The meeting was chaired by South Africa's local government minister, Sydney Mufamadi, assisted by deputy foreign affairs minister Aziz Pahad and Frank Chikane, director-general of the South African presidency.
Little hope invested in the talks
The MDC factions made a joint proposal that the elections be presided over by an independent body accountable to parliament. However, Zimbabwe's ministry of justice has already gazetted a proposed constitutional amendment that would result in all key election officials being appointed by President Robert Mugabe.
ZANU-PF enjoys a two-thirds majority in parliament and can amend the constitution without the support of opposition parliamentarians.
Tsvangirai told IRIN that the government's constitutional amendments were "pre-emptive and contemptuous of the dialogue, as the issue of a new constitution and its contents are some of the things that will clearly be covered in the SADC negotiations."
He said the Mbeki-led initiative was not the only option being considered by the opposition movement. "Obviously, we are not putting all our eggs in one basket, although we hope that the Mbeki mediation will achieve the desired result. We have other plans to turn to, should that [Mbeki mediation] fail, but I will not divulge that for strategic reasons."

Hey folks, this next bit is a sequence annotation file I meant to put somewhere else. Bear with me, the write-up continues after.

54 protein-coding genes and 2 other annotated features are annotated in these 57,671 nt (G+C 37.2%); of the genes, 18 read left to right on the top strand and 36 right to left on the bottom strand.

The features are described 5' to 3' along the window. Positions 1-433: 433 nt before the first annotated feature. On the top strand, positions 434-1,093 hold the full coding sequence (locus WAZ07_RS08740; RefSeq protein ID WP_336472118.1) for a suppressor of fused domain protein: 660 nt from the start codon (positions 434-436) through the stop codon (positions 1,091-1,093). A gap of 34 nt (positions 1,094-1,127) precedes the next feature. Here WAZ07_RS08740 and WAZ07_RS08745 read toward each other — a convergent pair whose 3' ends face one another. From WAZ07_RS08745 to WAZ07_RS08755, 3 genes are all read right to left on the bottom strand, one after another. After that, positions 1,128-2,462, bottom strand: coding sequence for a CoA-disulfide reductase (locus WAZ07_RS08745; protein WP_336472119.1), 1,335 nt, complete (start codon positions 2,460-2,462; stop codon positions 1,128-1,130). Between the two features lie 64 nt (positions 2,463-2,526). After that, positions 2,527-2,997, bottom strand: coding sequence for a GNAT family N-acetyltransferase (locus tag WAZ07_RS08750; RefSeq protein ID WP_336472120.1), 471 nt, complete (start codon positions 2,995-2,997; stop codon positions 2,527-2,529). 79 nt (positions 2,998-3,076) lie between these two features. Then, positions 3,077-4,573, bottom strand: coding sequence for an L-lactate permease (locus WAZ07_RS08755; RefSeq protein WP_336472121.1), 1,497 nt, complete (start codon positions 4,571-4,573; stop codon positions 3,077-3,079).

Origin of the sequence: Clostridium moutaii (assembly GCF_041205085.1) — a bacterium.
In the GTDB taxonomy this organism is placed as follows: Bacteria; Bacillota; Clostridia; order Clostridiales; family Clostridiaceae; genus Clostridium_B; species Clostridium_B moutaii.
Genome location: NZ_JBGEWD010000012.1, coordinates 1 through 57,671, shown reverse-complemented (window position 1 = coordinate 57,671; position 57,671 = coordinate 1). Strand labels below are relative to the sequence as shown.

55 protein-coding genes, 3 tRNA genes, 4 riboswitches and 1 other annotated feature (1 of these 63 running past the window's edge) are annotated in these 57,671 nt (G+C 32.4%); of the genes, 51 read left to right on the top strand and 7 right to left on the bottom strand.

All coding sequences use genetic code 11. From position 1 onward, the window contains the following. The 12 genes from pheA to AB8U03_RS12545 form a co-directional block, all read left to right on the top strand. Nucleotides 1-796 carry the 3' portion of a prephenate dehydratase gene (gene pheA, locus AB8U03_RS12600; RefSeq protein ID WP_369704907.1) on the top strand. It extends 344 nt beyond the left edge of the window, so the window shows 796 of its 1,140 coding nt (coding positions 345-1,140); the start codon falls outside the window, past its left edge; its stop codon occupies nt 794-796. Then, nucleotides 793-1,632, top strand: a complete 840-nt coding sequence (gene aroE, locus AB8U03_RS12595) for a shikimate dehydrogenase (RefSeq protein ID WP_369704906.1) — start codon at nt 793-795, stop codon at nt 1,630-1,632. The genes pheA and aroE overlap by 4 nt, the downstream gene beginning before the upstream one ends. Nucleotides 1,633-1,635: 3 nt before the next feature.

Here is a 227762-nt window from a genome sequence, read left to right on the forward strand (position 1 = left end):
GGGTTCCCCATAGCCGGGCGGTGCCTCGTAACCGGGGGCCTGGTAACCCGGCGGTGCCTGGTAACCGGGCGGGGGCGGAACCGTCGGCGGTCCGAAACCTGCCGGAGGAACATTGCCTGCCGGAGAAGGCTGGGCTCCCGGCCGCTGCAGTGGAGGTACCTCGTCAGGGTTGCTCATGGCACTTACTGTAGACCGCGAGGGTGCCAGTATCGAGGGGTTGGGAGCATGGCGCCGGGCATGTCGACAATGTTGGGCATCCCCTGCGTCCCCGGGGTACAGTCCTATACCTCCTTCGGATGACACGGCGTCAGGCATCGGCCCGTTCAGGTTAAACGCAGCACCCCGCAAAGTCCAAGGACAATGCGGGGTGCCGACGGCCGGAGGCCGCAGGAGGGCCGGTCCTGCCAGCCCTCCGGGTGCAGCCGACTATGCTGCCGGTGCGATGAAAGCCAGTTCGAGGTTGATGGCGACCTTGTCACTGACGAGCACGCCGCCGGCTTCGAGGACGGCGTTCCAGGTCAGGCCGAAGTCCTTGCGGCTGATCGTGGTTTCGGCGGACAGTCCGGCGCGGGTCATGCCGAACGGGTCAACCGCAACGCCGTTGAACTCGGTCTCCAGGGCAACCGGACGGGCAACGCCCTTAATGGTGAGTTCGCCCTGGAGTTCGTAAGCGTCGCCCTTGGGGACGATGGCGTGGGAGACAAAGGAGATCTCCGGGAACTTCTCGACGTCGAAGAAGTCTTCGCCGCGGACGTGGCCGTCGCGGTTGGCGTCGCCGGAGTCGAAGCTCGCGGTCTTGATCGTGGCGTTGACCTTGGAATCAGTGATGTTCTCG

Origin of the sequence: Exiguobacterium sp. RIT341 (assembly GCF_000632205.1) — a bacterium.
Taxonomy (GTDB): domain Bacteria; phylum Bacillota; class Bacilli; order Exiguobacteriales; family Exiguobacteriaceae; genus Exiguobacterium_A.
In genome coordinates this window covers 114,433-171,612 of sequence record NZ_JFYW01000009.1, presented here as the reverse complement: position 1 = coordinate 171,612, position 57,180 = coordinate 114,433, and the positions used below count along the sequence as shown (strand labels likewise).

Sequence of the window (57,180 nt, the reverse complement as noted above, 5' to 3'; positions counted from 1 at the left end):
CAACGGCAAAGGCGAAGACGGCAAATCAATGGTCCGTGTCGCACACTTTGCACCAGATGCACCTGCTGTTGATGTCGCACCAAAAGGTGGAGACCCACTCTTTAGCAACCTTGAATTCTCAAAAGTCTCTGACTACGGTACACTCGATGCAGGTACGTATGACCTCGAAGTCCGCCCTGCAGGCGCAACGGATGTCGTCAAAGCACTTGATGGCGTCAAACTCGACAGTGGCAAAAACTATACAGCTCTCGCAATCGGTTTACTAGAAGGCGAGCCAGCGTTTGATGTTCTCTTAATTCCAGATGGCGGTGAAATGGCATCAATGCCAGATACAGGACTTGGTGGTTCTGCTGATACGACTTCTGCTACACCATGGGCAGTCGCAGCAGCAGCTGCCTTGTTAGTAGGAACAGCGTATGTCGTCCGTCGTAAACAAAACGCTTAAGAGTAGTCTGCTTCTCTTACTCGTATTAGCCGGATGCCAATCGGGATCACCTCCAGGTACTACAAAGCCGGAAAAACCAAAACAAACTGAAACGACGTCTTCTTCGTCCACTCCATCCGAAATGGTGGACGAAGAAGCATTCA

In the clearest sign of the opposition's pessimism about the outcome of the Pretoria talks, both MDC opposition leaders are to embark on tour of African and European countries to garner support.
Although the South African government has refused to confirm or deny whether any meetings are taking place, the state-sponsored Zimbabwean newspaper, The Herald, said in its 21 June edition that the MDC were acting in bad faith at the Pretoria meeting because they were "launching an anti-Zimbabwe campaign in Britain, led by [MDC] faction leaders Morgan Tsvangirai and Prof Arthur Mutambara."
"It is understood the two MDC faction leaders will be in London until after the handover of power to Chancellor of the Exchequer Mr [Gordon] Brown by outgoing Prime Minister Mr Tony Blair on June 27," the newspaper said.
The urgency of making some sort of headway was illustrated after reports last week of the arrest of alleged coup plotters intent on ousting Mugabe, who has been in power since Zimbabwe's independence from Britain in 1980, and replacing him with rural housing minister Emmerson Mnangagwa.
The six alleged coup plotters have appeared in court three times since their arrest earlier this month, and Mnangagwa has dismissed attempts to link him to the plot as "just stupid".
Some political analysts have suggested that the alleged coup plot was a smokescreen by Mugabe to provide an excuse for crushing those within ZANU-PF who are opposing his bid to stand again in next year's elections.
Information minister Sikhanyiso Ndlovu did not want to discuss the coup allegations. "The issue is now before the courts, but there could be more arrests. There is no need to comment, our security forces are on top of the situation."